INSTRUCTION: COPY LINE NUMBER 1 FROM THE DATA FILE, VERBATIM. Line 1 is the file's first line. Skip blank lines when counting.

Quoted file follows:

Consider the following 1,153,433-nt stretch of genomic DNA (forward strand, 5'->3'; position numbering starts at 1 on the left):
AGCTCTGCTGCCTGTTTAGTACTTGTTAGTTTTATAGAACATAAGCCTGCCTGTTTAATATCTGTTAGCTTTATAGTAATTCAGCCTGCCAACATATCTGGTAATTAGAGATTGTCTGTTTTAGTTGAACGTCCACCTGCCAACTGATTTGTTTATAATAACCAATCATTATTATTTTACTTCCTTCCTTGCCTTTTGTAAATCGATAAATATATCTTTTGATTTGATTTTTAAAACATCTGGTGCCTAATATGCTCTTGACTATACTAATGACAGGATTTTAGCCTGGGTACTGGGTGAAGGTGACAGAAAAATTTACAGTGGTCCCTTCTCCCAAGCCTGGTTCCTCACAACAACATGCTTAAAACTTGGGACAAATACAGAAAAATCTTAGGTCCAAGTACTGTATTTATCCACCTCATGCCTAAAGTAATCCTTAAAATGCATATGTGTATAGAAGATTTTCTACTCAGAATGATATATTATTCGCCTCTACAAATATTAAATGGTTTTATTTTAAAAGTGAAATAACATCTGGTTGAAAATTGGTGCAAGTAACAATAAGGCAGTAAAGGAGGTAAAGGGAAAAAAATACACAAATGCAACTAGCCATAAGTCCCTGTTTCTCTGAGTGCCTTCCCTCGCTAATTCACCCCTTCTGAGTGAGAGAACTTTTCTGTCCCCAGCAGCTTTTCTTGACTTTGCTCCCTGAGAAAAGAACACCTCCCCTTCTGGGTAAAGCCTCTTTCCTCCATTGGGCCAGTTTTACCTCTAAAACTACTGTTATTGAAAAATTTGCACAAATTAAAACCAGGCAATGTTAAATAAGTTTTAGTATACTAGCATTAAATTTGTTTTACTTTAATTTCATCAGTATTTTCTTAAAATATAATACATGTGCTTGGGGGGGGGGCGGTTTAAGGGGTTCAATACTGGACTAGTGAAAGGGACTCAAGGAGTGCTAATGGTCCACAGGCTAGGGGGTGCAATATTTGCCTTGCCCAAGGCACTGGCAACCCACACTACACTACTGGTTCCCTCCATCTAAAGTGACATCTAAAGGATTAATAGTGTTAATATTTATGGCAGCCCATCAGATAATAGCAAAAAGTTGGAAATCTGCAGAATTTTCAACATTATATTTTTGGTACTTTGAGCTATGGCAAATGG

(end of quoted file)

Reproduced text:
Consider the following 1,153,433-nt stretch of genomic DNA (forward strand, 5'->3'; position numbering starts at 1 on the left):